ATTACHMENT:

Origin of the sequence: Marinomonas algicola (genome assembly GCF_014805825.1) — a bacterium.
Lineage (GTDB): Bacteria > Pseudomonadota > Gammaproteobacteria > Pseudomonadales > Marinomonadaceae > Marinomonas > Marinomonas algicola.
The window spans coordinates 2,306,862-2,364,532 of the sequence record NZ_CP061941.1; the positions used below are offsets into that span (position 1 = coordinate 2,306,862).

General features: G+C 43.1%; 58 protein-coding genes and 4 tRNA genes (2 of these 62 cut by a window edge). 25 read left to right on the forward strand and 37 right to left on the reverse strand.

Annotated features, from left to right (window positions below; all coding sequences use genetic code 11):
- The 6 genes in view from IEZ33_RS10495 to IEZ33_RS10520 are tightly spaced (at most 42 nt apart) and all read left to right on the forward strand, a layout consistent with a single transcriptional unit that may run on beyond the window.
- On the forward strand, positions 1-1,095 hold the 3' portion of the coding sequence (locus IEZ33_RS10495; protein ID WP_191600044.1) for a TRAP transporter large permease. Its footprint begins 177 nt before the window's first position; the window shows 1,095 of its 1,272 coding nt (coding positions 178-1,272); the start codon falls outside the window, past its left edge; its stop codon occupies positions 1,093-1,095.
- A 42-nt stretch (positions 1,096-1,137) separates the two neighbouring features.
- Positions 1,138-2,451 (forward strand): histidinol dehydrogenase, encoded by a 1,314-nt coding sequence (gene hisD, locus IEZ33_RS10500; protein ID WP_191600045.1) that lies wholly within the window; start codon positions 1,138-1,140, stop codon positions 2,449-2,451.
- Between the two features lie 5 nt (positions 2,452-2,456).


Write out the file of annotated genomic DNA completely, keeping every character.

Origin of the sequence: Marinomonas algicola (genome assembly GCF_014805825.1) — a bacterium.
Lineage (GTDB): Bacteria > Pseudomonadota > Gammaproteobacteria > Pseudomonadales > Marinomonadaceae > Marinomonas > Marinomonas algicola.
The window spans coordinates 2,306,862-2,364,532 of the sequence record NZ_CP061941.1; the positions used below are offsets into that span (position 1 = coordinate 2,306,862).

General features: G+C 43.1%; 58 protein-coding genes and 4 tRNA genes (2 of these 62 cut by a window edge). 25 read left to right on the forward strand and 37 right to left on the reverse strand.

Annotated features, from left to right (window positions below; all coding sequences use genetic code 11):
- The 6 genes in view from IEZ33_RS10495 to IEZ33_RS10520 are tightly spaced (at most 42 nt apart) and all read left to right on the forward strand, a layout consistent with a single transcriptional unit that may run on beyond the window.
- On the forward strand, positions 1-1,095 hold the 3' portion of the coding sequence (locus IEZ33_RS10495; protein ID WP_191600044.1) for a TRAP transporter large permease. Its footprint begins 177 nt before the window's first position; the window shows 1,095 of its 1,272 coding nt (coding positions 178-1,272); the start codon falls outside the window, past its left edge; its stop codon occupies positions 1,093-1,095.
- A 42-nt stretch (positions 1,096-1,137) separates the two neighbouring features.
- Positions 1,138-2,451 (forward strand): histidinol dehydrogenase, encoded by a 1,314-nt coding sequence (gene hisD, locus IEZ33_RS10500; protein ID WP_191600045.1) that lies wholly within the window; start codon positions 1,138-1,140, stop codon positions 2,449-2,451.
- Between the two features lie 5 nt (positions 2,452-2,456).